This sentiment can be conceptualized in ‘The American Dream’ a concept that dictates that hard work will pay off and your live will be fruitful, and is a social norm is open to all men. It’s also important to note that there are historic instances of injustices in the American legal framework which hinder social cohesion, notably segregation: however, ‘The American Dream’ as a concept is what I’ll be focusing on. Moreover, generally prior to Donald Trump’s presidency there has been a certain degree of openness in American culture making it approachable to everyone living within the United States and even abroad, due to the proliferation of American culture in the form of food, entertainment and language. More and more people subscribe to the American way of life, and see at as coherent with their culture, making social integration of migrant communities easier. The American method of social integration is an improvement from cultural assimilation for a variety of reasons, notably due to the fact that it’s an exchange and not a superimposition, meaning that there’s a certain degree of respect, as one party doesn’t assume a position cultural hegemony on the other. Furthermore, both parties can benefit from an exchange in culture, this also works for deeply religious communities also as exemplified in the American model people of different religious backgrounds such as Jews, Christians and to some extent Muslims all co-habited and shared ideas and norms in thriving New York City in the late 19th century, leaving their respective cultural impact allowing for excellent social cohesion.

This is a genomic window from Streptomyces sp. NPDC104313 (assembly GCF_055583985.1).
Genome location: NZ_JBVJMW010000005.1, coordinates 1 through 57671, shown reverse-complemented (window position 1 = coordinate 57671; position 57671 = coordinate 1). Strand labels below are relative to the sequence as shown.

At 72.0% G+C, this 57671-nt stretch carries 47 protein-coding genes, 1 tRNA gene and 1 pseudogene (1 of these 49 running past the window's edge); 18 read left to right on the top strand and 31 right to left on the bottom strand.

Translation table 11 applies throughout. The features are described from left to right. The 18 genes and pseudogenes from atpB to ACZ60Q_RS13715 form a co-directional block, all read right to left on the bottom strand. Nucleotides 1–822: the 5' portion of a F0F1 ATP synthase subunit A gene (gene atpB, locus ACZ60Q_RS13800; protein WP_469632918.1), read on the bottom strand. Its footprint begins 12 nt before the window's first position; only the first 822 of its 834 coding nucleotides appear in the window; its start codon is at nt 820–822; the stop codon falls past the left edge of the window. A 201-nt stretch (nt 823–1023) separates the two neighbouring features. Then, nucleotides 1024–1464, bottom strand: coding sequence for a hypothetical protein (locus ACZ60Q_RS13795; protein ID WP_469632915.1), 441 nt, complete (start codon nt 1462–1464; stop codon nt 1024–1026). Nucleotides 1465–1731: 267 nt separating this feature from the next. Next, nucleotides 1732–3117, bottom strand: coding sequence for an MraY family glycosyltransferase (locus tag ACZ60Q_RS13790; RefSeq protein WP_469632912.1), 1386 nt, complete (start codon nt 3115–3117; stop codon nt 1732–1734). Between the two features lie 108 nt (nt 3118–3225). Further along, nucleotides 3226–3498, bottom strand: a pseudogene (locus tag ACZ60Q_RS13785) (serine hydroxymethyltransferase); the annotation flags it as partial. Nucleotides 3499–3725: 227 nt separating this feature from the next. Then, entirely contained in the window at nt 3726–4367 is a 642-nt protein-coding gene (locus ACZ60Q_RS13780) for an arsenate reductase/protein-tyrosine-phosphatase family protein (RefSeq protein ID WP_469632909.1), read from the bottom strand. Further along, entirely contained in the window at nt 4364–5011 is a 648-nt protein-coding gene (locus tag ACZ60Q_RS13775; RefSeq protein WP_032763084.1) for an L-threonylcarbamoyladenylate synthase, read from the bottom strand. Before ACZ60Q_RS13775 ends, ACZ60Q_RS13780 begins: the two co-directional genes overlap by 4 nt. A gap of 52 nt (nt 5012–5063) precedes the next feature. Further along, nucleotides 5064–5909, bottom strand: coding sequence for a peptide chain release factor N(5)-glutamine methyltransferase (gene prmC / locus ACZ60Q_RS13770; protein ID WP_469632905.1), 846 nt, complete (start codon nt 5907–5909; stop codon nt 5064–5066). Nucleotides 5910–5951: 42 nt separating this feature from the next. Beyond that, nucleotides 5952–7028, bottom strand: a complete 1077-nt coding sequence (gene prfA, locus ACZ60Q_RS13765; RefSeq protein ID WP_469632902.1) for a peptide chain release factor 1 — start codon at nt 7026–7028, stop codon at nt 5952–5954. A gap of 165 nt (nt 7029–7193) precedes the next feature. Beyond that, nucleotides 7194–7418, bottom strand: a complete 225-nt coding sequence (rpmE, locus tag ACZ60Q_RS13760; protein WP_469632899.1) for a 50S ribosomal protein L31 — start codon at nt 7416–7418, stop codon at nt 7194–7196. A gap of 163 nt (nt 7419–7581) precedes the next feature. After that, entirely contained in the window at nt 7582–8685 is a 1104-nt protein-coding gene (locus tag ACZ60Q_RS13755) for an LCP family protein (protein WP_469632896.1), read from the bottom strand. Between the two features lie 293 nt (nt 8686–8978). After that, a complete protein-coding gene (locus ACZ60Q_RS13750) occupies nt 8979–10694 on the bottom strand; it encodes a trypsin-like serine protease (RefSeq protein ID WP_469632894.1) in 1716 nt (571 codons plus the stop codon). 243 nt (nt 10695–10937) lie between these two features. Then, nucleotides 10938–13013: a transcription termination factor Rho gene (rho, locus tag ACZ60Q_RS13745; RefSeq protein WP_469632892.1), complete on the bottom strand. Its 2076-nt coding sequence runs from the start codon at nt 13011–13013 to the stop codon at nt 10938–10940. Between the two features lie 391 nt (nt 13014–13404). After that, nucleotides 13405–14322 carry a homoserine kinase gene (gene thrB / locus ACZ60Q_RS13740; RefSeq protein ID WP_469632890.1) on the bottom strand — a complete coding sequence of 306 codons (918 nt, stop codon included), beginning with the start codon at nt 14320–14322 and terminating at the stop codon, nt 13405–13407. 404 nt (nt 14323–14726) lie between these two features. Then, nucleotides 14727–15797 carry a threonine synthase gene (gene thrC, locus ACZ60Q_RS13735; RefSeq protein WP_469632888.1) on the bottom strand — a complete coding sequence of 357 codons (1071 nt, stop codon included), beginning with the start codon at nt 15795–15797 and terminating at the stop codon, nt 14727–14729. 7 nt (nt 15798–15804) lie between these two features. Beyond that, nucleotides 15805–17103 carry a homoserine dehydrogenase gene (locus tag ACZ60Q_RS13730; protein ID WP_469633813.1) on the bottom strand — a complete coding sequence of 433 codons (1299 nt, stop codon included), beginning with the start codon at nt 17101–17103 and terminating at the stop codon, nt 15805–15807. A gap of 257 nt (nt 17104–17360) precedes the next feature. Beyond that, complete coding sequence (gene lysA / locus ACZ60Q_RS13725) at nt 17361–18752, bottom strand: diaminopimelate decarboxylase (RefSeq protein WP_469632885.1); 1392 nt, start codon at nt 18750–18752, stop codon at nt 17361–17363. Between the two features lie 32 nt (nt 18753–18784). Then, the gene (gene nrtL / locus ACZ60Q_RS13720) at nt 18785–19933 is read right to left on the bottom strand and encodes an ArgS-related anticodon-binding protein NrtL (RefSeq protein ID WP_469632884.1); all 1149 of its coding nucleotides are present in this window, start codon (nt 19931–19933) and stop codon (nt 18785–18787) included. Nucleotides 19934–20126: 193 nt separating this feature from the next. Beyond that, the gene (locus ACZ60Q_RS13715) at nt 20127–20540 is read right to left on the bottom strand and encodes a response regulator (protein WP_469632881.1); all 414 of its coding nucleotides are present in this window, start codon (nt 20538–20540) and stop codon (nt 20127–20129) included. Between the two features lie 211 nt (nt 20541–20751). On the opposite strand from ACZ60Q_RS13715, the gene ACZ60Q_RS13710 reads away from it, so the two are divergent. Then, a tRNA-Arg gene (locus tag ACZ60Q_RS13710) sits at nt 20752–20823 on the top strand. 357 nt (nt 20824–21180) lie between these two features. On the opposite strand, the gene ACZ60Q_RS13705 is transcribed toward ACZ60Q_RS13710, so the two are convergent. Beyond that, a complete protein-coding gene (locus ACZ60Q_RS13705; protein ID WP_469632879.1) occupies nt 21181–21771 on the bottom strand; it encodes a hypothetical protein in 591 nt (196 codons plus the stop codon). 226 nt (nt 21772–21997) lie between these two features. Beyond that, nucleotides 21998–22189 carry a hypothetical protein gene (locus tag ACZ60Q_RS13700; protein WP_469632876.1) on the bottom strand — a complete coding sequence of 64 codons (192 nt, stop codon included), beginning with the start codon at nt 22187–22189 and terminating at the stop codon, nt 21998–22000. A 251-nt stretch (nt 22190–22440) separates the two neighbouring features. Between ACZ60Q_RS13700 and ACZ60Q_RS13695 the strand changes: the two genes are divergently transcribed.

In conclusion social integration in Europe is a relatively modern social problem as mass migration into Europe is something that has only been happening for a few generations. Those amongst the second generation of immigrants are dealing with the afore phenomenon of cultural state-less and are pressed with the decision to culturally assimilate like Mr Kurtz in Conrad’s Heart of Darkness or not as a means of cultural integration. I personally advocate for a balance a for host countries to open to migrant communities belief’s, norms and ideas for the simple fact that they also stand to gain from an exchange in culture as well as the fact it makes migrant communities felt listened to and more welcome and as a return of this gesture migrant communities will be more open to host countries cultures. Lastly It’s important to honour and celebrate your roots and should never fell pressures to forgo your roots as a means to fit in, you should celebrate your difference and wear it with pride and try to educate those who seek to shame you for something you cannot control.  

(The article is one of the outputs of a project coordinated by CSA, aimed at training and supporting an editorial team composed by members of diasporas in Turin)